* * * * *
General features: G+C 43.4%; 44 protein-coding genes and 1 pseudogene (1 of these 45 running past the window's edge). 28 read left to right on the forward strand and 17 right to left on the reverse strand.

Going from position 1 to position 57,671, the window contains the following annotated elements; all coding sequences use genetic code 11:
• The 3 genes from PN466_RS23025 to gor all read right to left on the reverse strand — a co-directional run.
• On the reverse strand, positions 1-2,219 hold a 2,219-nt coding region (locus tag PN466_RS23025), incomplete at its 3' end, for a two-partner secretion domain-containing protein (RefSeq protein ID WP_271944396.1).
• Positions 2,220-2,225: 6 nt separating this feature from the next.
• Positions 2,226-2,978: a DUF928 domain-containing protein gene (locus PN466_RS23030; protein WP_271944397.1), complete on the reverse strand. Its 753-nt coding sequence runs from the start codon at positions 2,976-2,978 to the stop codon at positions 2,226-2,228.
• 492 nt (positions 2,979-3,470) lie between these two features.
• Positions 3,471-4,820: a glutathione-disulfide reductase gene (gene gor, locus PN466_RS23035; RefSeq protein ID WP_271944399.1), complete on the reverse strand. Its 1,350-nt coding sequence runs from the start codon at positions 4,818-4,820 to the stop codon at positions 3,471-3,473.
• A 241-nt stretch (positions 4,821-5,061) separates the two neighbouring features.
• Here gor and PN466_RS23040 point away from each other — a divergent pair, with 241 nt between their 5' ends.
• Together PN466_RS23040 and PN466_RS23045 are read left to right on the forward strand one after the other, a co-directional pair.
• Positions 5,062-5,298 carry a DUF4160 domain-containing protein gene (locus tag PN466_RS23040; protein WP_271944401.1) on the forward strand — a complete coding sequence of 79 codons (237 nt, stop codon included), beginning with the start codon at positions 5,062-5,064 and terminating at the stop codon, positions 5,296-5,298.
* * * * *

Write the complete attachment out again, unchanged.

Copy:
General features: G+C 43.4%; 44 protein-coding genes and 1 pseudogene (1 of these 45 running past the window's edge). 28 read left to right on the forward strand and 17 right to left on the reverse strand.

Going from position 1 to position 57,671, the window contains the following annotated elements; all coding sequences use genetic code 11:
• The 3 genes from PN466_RS23025 to gor all read right to left on the reverse strand — a co-directional run.
• On the reverse strand, positions 1-2,219 hold a 2,219-nt coding region (locus tag PN466_RS23025), incomplete at its 3' end, for a two-partner secretion domain-containing protein (RefSeq protein ID WP_271944396.1).
• Positions 2,220-2,225: 6 nt separating this feature from the next.
• Positions 2,226-2,978: a DUF928 domain-containing protein gene (locus PN466_RS23030; protein WP_271944397.1), complete on the reverse strand. Its 753-nt coding sequence runs from the start codon at positions 2,976-2,978 to the stop codon at positions 2,226-2,228.
• 492 nt (positions 2,979-3,470) lie between these two features.
• Positions 3,471-4,820: a glutathione-disulfide reductase gene (gene gor, locus PN466_RS23035; RefSeq protein ID WP_271944399.1), complete on the reverse strand. Its 1,350-nt coding sequence runs from the start codon at positions 4,818-4,820 to the stop codon at positions 3,471-3,473.
• A 241-nt stretch (positions 4,821-5,061) separates the two neighbouring features.
• Here gor and PN466_RS23040 point away from each other — a divergent pair, with 241 nt between their 5' ends.
• Together PN466_RS23040 and PN466_RS23045 are read left to right on the forward strand one after the other, a co-directional pair.
• Positions 5,062-5,298 carry a DUF4160 domain-containing protein gene (locus tag PN466_RS23040; protein WP_271944401.1) on the forward strand — a complete coding sequence of 79 codons (237 nt, stop codon included), beginning with the start codon at positions 5,062-5,064 and terminating at the stop codon, positions 5,296-5,298.